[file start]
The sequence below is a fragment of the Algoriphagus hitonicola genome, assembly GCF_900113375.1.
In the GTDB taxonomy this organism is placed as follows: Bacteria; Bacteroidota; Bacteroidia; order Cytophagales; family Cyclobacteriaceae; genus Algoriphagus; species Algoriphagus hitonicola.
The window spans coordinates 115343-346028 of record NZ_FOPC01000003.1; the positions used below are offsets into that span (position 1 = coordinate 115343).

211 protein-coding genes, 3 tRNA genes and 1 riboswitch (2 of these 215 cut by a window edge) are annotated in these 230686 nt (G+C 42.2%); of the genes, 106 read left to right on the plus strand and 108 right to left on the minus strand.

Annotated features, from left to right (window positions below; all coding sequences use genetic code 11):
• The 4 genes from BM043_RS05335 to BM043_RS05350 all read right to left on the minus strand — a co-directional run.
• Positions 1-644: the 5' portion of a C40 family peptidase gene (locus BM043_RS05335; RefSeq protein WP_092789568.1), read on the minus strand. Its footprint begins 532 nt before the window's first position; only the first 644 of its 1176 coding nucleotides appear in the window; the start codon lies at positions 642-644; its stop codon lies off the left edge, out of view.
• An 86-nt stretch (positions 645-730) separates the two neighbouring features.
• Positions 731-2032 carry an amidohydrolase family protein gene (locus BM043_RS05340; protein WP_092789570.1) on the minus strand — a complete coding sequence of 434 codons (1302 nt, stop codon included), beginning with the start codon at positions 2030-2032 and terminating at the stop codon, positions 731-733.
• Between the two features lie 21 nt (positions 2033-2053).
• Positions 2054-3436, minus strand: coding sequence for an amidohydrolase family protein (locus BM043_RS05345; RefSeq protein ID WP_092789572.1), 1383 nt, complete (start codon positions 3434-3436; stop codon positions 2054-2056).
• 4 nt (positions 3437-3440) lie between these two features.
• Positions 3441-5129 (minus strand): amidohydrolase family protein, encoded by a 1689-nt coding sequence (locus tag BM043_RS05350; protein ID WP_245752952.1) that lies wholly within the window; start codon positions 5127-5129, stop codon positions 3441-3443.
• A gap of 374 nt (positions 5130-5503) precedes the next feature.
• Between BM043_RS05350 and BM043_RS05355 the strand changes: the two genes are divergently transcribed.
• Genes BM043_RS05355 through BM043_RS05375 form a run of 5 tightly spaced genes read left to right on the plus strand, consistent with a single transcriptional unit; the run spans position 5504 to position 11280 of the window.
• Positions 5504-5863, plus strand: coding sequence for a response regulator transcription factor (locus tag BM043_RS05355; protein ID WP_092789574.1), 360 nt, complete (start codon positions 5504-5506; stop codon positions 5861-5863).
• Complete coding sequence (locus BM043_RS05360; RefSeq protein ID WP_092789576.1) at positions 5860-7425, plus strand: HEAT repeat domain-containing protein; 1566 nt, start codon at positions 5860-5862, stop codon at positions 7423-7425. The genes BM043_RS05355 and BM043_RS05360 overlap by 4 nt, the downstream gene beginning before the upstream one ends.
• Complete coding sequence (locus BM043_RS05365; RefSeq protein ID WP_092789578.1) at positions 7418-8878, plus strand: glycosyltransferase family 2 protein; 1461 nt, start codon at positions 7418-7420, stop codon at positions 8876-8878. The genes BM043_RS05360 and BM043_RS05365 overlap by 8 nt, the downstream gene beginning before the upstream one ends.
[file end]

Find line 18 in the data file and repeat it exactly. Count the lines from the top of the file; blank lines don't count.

• Complete coding sequence (locus BM043_RS05360; RefSeq protein ID WP_092789576.1) at positions 5860-7425, plus strand: HEAT repeat domain-containing protein; 1566 nt, start codon at positions 5860-5862, stop codon at positions 7423-7425. The genes BM043_RS05355 and BM043_RS05360 overlap by 4 nt, the downstream gene beginning before the upstream one ends.